In 1992, Emily Winslow was raped while a college student in Pittsburgh . Two decades later, after she had moved to Cambridge, England, and become a successful crime novelist and mother of two, Winslow learns that there’s DNA evidence linking the attack to a man arrested on a drug charge in New York. It turns out the man had raped another woman in Pittsburgh, just months after he attacked Winslow.
Stunned by this flood of information, Winslow decides to turn it into a mystery book, “Jane Doe January.” This time, of course, it’s not fiction, and the consequences are far more personal.
Fueled by anger and curiosity, Winslow musters her strength and her investigative chops to learn all she can about the man who has been charged in her rape and will, she
hopes, finally stand trial and serve time. After finding out his name — Arthur Fryar — she does an image search and up comes an eerily familiar face. “His chubby cheeks make me flinch,” she writes. “I find his Facebook page, but I don’t dare friend him to see what he’s posted even though I’m desperate for information.”
She tracks down his sister, also on Facebook, and gasps at the family photographs that seem to portray her attacker as a happy man, “smiling with friends, seeming to be on his way to a prom, or maybe a wedding.” Winslow wonders how, unlike the characters in her novels who do bad things, this man — who really did do a bad thing — can seem so content. “I think: How dare you?”
Via Skype and email, Winslow establishes frequent communication with both current and past officials in Pittsburgh involved with her case. Using LinkedIn, she locates the detective who first interviewed her in the hospital after her rape. Now that she knows who Fryar is, Winslow thinks she can learn “what urged him on, what directed him to me, and what he got out of [the rape],” knowledge she’d find “electrifying.”
Through Googling she learns that her father and Fryar’s share the same name. She learns courtroom jargon: Prior Record Score, or PRS; Guideline Ranges, what judges use in sentencing; and statutory limits (which turns out to be a deciding factor in her case). She learns the name of Fryar’s first Pittsburgh victim: a woman she calls Georgia to protect her identity.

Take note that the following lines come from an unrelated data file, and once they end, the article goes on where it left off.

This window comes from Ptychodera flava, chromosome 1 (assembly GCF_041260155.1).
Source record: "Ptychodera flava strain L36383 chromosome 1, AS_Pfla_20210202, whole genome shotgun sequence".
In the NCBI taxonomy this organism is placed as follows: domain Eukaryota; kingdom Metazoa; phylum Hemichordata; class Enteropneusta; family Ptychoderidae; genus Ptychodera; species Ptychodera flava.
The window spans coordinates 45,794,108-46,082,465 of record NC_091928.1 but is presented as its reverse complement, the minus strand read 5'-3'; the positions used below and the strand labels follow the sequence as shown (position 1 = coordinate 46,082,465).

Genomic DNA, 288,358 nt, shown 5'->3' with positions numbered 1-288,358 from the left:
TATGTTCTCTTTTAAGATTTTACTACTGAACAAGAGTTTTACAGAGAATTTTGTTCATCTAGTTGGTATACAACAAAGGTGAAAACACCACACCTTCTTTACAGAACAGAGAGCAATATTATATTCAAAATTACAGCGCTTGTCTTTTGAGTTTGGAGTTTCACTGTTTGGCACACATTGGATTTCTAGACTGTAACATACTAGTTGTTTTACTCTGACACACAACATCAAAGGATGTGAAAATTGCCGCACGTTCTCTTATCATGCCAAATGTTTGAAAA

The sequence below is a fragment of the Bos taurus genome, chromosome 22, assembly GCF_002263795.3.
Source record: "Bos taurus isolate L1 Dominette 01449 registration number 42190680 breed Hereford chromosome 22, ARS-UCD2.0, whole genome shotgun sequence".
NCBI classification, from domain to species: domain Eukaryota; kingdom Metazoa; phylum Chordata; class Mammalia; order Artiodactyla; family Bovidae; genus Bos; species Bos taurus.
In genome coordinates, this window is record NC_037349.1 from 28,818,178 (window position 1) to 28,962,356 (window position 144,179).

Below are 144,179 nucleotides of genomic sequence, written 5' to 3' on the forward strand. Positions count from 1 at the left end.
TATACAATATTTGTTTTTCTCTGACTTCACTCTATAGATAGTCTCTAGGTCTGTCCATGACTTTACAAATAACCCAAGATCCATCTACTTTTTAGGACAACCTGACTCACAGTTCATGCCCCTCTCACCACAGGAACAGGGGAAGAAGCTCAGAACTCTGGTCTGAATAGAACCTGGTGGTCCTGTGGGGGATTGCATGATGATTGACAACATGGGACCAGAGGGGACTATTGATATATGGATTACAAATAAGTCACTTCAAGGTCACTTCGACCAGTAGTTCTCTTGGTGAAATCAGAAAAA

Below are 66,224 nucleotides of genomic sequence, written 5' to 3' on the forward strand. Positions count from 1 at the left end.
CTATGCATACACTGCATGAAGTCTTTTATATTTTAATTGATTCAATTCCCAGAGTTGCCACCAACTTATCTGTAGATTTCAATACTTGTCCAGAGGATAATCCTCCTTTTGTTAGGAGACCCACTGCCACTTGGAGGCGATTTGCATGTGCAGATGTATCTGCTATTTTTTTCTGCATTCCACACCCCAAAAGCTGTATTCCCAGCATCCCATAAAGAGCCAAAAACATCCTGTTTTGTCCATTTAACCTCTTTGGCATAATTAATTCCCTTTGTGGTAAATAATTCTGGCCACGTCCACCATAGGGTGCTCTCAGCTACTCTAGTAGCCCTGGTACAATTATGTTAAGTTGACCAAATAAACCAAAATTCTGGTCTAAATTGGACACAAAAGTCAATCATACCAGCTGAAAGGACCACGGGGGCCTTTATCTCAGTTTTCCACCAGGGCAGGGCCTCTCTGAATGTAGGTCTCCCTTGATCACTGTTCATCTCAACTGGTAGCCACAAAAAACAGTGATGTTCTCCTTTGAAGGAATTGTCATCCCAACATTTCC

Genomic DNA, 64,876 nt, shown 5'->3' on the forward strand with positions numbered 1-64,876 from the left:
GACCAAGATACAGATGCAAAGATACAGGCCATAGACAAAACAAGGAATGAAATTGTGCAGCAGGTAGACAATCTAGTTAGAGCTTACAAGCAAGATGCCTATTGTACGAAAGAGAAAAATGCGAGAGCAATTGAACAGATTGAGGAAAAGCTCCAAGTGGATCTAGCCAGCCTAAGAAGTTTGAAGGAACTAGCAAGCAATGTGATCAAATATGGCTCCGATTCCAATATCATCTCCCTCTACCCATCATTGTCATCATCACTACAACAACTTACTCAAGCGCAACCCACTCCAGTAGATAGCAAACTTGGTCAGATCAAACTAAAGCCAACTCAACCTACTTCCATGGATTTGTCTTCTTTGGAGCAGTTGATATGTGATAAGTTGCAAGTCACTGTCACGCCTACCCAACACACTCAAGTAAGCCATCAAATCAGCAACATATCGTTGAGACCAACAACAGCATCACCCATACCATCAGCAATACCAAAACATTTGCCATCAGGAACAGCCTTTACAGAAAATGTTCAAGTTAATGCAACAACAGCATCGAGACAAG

Winslow discovers that transcripts of her pretrial testimony can be imprecise or wrong, but reading over hers, she’s happy that her f-bomb was not redacted. After compiling a record of Fryar’s arrests and incarcerations, she suspects detectives had kept this information from her; she becomes enraged and driven for more answers.
These passages are suspenseful, fast-paced and full of legal complications, like an episode of “Law & Order: SVU.”
But unfortunately, after learning that the trial is postponed, Winslow becomes strangely vindictive — not toward Fryar, but toward Georgia: “I bet that she’s doing what’s expected: recoiling from the case, trying to avoid anything more to do with it. I feel like she’s the kind of victim that the system is designed around,” someone who is “a lot easier to deal with.” These jabs at Georgia escalate, as do others directed toward women in the book. Winslow faults her English friends for their reserved responses when she tells them about the rape and coming trial and is angry at female lawyers and judges she sees as unsympathetic to her situation.
There’s an odd jealousy of Georgia that makes much of the book uncomfortable to read. “The other victim is going to get it all,” Winslow writes, “a solemn courtroom, a sympathetic jury, an avenging judge. . . She matters. I’m still the beggar I’ve been for two decades.”
Winslow deserves our sympathy and respect, especially given that Arthur Fryar is a free man today. But regardless of her honesty, Winslow’s self-focus is alienating. Georgia, on the other hand, haunts me — what is her story, I wonder? There are millions of Georgias in this world. Look it up.
Sibbie O’Sullivan is a writer on the arts who lives in Wheaton.